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The Justice Ministry said Tuesday it will start requiring foreign nationals of Japanese descent applying for special resident visas to submit a record of any laws they have violated.

The stricter screening takes effect April 29. It follows the November slaying of a 7-year-old girl in Hiroshima Prefecture, for which a Peruvian man who used a fake passport to get the Japanese ancestry visa has been charged. Police were told by Peruvian authorities that the suspect had committed sex crimes against minors in Peru.

Under the new rules, someone applying for long-term resident status as a descendant of a Japanese will have to submit a document issued by the government in the country of origin stating whether the applicant was ever charged with violating the law.

Applicants with criminal records will be refused entry. However, people who have committed minor infractions, including traffic offenses, will not be denied a visa.

Foreigners with long-term resident status generally are entitled to stay in Japan for a period of three years and can apply for extensions.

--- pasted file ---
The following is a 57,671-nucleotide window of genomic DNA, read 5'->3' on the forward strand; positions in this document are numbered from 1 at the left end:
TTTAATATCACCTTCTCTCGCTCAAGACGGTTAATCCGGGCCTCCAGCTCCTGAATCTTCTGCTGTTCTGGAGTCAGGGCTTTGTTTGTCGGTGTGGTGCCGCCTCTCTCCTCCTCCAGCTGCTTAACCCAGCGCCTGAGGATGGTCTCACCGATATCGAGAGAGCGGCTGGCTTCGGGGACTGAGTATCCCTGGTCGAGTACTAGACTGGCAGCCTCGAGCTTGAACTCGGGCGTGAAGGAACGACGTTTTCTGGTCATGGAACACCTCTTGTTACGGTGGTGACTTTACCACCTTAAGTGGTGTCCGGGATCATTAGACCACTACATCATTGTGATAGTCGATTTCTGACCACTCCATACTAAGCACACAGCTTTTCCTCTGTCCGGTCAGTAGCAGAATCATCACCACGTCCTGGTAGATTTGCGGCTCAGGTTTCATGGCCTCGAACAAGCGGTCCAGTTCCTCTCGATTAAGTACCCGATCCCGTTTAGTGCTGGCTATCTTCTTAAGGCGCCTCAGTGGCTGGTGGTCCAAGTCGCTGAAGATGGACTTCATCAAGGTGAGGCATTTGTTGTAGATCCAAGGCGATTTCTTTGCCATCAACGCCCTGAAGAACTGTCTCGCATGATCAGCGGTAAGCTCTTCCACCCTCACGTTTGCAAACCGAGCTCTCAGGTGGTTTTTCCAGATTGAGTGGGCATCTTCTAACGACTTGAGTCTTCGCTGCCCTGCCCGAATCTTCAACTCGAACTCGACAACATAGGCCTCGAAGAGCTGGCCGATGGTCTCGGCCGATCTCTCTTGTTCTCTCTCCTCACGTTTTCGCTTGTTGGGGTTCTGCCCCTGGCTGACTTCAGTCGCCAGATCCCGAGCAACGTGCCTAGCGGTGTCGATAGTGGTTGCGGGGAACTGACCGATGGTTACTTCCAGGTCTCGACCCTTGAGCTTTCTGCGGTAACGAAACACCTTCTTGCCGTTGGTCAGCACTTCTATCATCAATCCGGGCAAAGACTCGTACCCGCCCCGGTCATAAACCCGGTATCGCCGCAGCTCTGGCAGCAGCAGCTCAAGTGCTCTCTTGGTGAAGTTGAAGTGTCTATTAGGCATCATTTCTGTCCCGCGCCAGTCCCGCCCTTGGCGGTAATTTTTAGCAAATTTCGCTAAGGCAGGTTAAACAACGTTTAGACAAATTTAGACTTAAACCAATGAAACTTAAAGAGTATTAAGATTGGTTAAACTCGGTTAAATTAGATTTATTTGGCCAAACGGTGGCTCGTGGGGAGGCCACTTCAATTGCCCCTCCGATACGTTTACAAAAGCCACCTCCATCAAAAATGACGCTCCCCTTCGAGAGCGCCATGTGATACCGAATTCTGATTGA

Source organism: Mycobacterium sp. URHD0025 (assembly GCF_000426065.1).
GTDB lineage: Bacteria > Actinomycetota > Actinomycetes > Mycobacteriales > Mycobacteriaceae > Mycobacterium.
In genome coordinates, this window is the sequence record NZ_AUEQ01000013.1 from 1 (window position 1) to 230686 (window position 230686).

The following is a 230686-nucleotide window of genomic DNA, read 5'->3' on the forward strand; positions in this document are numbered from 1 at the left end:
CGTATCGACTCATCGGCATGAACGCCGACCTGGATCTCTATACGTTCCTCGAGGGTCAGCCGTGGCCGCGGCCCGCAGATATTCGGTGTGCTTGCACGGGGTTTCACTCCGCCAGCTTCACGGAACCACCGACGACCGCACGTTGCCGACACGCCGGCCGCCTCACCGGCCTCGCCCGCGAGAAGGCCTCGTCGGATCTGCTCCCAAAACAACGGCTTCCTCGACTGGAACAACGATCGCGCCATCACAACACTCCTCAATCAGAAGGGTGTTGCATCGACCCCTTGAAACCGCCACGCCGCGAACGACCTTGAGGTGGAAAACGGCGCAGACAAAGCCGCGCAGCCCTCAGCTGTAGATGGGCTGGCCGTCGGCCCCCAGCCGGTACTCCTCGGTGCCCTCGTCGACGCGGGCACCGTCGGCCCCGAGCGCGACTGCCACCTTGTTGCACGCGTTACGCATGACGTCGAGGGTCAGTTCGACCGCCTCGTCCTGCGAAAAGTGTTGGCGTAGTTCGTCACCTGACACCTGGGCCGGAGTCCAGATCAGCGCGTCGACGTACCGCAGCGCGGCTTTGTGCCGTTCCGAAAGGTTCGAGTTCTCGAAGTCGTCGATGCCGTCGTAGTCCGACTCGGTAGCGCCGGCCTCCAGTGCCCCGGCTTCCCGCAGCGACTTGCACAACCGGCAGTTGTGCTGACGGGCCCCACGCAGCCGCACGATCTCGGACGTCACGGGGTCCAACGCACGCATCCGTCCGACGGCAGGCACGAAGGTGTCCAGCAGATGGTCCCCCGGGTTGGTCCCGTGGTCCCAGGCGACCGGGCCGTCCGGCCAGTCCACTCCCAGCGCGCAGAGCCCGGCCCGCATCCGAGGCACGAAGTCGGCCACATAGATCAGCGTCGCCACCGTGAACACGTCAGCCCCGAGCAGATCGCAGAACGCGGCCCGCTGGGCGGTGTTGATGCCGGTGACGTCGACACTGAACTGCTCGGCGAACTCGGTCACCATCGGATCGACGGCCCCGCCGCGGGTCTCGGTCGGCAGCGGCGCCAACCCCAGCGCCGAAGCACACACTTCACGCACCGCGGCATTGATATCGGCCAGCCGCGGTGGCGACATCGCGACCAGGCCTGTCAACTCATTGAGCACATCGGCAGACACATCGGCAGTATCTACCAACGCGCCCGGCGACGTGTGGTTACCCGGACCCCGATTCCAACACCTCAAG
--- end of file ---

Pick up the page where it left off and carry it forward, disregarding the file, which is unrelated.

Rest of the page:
People of Japanese descent who already have resident status will be required to submit criminal-record certificates upon renewing their visas.

Ministry officials said they already have tightened screening of other documents from visa applicants in a bid to substantiate their claims of Japanese ancestry, as there have been many cases of forgery.

It is easier for descendants of Japanese to get long-term resident status visas than for others. In addition, the special visa allows them to engage in any type of work, including unskilled labor.

Since the usual working visa is issued for a specific job, requiring particular qualifications, the ancestry visa is an easy way to come to Japan to look for work, ministry officials said.

Jose Manuel Torres Yake, who has been charged in the Hiroshima girl’s slaying, got his Japanese ancestry visa under the name of Juan Carlos Pizzaro Yagi. He reportedly bought a forged passport under the false name and fake date of birth for about $4,000.

Over the past five years, crimes committed by foreign nationals with long-term resident status visas have accounted for about 25 percent of all crimes by foreigners. In 2005, 1,946 crimes were committed by holders of long-term resident visas out of 8,508 crimes perpetrated by foreigners.